I haven't given them much thought in the past 20 years or so, but after reading a recent article in the Wall Street Journal the memories came flooding back. I'm referring to the multiple clotheslines we had set up in our backyard where I grew up. There are so many details I remember: The wicker … Continue reading The Good Old Backyard Clothesline
Long-time readers of my blog (i.e., my wife and children) will likely recognize where this photo comes from. For the rest of you, this photo was featured in yesterday's Wall Street Journal, in its most recent story about men's fashion. This post marks the fifth one I've written about the crazy men's fashion stories that … Continue reading I Can’t Even…
Who would have known that a decision I made as a nine-year-old would have predicted the career I have chosen for the past 33 years. When I was about nine-years-old I discovered that I liked swimming, and with my parents' encouragement, I joined the local swim team. I think back then swimming was a more … Continue reading A Choice I Made as a Nine-Year-Old Determined My Career Path
I wish the Wall Street Journal had turned on comments for this article. In today's paper, the Journal had a brief description of a textbook titled "Mathematics for Social Justice: Resources for the College Classroom". The description was copied nearly verbatim from the online bookstore of the American Mathematical Society (AMS). Here is the full … Continue reading Math for Social Justice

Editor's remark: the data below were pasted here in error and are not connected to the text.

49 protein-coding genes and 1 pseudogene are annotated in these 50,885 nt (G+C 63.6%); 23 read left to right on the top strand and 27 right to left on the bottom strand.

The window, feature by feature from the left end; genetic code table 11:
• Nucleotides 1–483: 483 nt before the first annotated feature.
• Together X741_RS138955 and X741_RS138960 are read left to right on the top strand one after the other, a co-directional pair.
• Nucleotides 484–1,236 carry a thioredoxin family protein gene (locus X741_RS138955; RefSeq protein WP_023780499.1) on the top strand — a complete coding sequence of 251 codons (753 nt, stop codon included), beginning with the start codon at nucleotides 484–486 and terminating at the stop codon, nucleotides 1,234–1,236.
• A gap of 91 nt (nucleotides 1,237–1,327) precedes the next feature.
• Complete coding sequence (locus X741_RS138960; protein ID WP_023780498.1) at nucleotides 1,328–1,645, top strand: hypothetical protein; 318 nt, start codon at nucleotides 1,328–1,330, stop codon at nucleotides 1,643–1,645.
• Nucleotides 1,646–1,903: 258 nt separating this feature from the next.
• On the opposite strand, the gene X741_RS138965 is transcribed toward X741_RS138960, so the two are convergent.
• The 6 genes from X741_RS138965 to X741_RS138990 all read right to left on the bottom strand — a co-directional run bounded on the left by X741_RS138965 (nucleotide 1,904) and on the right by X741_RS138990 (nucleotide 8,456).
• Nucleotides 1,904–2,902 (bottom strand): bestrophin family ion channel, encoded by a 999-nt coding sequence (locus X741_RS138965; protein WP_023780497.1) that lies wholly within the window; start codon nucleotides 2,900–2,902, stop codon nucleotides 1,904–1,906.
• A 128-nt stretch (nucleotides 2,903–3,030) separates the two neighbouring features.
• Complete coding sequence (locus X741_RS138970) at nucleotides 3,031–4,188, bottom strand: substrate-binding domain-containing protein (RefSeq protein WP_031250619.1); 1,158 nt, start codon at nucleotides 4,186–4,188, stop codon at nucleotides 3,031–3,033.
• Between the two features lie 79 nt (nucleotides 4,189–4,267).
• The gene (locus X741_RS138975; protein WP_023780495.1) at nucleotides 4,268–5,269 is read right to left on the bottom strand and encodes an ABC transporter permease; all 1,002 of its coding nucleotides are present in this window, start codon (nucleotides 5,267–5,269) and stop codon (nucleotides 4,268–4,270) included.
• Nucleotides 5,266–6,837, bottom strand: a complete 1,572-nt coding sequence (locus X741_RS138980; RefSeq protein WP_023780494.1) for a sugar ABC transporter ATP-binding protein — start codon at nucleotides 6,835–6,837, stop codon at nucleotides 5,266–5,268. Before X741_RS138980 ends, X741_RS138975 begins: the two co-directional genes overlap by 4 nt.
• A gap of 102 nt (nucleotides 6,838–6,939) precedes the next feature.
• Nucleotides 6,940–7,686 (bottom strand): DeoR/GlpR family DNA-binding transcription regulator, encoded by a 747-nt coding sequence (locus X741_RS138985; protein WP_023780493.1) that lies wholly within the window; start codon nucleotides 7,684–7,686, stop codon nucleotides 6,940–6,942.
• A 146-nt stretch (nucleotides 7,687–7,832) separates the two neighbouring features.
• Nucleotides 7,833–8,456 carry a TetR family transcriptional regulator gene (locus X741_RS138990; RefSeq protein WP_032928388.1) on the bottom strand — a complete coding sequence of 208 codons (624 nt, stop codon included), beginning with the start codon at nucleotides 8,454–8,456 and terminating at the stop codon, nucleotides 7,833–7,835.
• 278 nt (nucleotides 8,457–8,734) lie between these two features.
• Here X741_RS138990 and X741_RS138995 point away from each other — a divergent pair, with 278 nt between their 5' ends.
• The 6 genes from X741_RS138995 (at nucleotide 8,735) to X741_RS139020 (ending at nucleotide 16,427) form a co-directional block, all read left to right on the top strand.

I've always said that I want to live to be at least 100. There's no particular reason why, it just seems like a nice round number and perhaps confirmation of healthy living. I've always viewed running out of money as my biggest worry if I were to live to 100, but after reading an article … Continue reading Is It Worth Living to 100?
The Wall StreetJournal just revealed the results of a year-long stock-picking contest which pitted a group of dart-throwing monkeys, I mean newspaper reporters, against a group of high-profile hedge fund managers. The idea for the contest has its roots in Burton Malkiel's famous quote in “A Random Walk Down Wall Street” that “a blindfolded monkey … Continue reading Dart-Throwing Monkeys (AKA Newspaper Reporters) Beat Stock Market Wizards
It seems like every day I find a new thing to annoy me, and I often wonder if it's just me. So it's nice when I find out that there are other people who get annoyed at the same thing, and even better when the Wall Street Journal does a story about that annoyance. It … Continue reading For Once, It’s Just Not Me – Getting Annoyed at Poor Gym Etiquette
It's been a recurring theme in my posts - unintended consequences. I find the topic fascinating because the unintended consequence is usually something I would have never thought of. For instance: A couple of weeks ago I wrote about a possible downside to peace - the destruction of rainforests. I've also written about the unintended … Continue reading Add One More to My Growing List of Unintended Consequences
Who would have thought that there could be an ecological downside to peace, to the end of conflict and war? After all, isn't peace what we are always striving for? So what could go wrong once peace is established? An article in Saturday's Wall Street Journal references a paper published last month in the journal … Continue reading Is There a Downside to Peace?
Welcome to another edition of the occasional post highlighting the best stories of the weekend edition of the Wall Street Journal. The Right Way to Choose a College Denise Pope, co-founder of Challenge Success, a research and advocacy group at Stanford’s Graduate School of Education, conducted an extensive review of the academic literature on whether the brand name … Continue reading Best Stories from the Wall Street Journal Weekend Edition